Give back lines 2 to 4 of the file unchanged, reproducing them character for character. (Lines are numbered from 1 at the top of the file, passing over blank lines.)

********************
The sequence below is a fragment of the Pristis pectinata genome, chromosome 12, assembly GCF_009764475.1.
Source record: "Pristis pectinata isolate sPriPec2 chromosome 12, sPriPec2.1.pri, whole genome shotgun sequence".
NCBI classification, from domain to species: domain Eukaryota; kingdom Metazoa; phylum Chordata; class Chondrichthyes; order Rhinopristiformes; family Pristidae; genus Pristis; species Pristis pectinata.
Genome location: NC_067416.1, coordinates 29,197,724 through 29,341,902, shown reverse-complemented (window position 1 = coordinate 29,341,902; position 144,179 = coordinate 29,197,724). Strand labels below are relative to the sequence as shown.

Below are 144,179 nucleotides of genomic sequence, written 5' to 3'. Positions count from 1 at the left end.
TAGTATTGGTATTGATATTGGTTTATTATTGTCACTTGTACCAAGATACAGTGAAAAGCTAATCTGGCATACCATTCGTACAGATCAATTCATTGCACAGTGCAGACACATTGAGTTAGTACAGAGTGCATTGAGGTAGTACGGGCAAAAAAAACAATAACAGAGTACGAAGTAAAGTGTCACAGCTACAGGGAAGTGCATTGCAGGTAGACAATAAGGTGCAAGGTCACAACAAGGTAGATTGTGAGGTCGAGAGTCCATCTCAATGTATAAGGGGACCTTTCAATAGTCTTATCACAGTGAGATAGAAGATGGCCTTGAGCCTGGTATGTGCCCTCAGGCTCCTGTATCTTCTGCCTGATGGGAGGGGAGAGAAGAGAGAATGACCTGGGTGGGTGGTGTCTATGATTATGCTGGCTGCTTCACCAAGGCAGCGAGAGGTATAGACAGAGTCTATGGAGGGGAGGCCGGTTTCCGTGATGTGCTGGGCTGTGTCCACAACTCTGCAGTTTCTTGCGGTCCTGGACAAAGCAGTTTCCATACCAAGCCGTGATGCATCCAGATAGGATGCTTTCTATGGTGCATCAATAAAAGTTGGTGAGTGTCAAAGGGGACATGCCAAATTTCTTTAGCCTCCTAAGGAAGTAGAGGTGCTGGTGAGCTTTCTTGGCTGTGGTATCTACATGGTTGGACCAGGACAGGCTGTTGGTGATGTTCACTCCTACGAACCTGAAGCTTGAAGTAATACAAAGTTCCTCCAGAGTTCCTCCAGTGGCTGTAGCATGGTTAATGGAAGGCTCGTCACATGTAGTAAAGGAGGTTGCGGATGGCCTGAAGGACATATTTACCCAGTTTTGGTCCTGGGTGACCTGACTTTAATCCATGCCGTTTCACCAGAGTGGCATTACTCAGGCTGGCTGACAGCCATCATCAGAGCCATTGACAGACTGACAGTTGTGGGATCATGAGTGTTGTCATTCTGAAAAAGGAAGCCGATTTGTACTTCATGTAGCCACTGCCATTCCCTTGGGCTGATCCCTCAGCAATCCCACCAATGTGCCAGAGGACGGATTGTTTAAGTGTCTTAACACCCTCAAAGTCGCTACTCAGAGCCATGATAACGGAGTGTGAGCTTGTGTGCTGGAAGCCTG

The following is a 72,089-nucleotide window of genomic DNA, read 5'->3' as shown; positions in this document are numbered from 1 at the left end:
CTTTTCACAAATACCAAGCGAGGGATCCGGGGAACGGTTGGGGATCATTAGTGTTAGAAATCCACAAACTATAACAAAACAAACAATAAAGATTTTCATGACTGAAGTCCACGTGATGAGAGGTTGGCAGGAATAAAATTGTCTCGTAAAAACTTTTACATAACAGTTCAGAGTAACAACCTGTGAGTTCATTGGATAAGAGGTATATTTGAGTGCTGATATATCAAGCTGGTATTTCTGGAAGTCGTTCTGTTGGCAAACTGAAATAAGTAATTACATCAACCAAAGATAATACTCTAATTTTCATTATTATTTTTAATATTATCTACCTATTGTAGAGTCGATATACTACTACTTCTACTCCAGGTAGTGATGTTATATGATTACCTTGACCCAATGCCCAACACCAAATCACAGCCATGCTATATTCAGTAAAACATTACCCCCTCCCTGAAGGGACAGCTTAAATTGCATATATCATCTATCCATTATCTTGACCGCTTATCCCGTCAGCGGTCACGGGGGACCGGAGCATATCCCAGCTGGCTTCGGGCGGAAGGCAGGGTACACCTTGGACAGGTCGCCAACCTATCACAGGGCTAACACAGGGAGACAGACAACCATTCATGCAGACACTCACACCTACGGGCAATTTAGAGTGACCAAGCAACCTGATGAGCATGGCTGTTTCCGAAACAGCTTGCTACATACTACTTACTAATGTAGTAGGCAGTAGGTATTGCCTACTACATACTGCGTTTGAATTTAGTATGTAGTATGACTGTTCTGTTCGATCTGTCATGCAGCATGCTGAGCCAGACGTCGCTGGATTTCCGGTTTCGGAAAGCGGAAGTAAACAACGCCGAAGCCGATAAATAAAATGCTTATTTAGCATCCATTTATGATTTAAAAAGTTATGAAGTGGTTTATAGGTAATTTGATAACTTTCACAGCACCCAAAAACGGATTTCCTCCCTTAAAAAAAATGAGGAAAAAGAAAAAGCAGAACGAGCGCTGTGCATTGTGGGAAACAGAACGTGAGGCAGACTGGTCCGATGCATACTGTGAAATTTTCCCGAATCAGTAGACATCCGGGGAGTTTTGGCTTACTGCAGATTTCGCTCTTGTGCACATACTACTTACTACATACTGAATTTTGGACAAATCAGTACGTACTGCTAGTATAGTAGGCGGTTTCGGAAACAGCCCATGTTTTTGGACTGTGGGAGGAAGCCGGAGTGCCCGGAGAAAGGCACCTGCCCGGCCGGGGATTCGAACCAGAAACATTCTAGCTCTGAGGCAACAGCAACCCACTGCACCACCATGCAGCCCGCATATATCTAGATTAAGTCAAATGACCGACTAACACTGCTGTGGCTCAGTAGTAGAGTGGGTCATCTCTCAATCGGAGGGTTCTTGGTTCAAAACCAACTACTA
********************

Source record: "Pristis pectinata isolate sPriPec2 chromosome 12, sPriPec2.1.pri, whole genome shotgun sequence".
NCBI classification, from domain to species: domain Eukaryota; kingdom Metazoa; phylum Chordata; class Chondrichthyes; order Rhinopristiformes; family Pristidae; genus Pristis; species Pristis pectinata.
Genome location: NC_067416.1, coordinates 29,197,724 through 29,341,902, shown reverse-complemented (window position 1 = coordinate 29,341,902; position 144,179 = coordinate 29,197,724). Strand labels below are relative to the sequence as shown.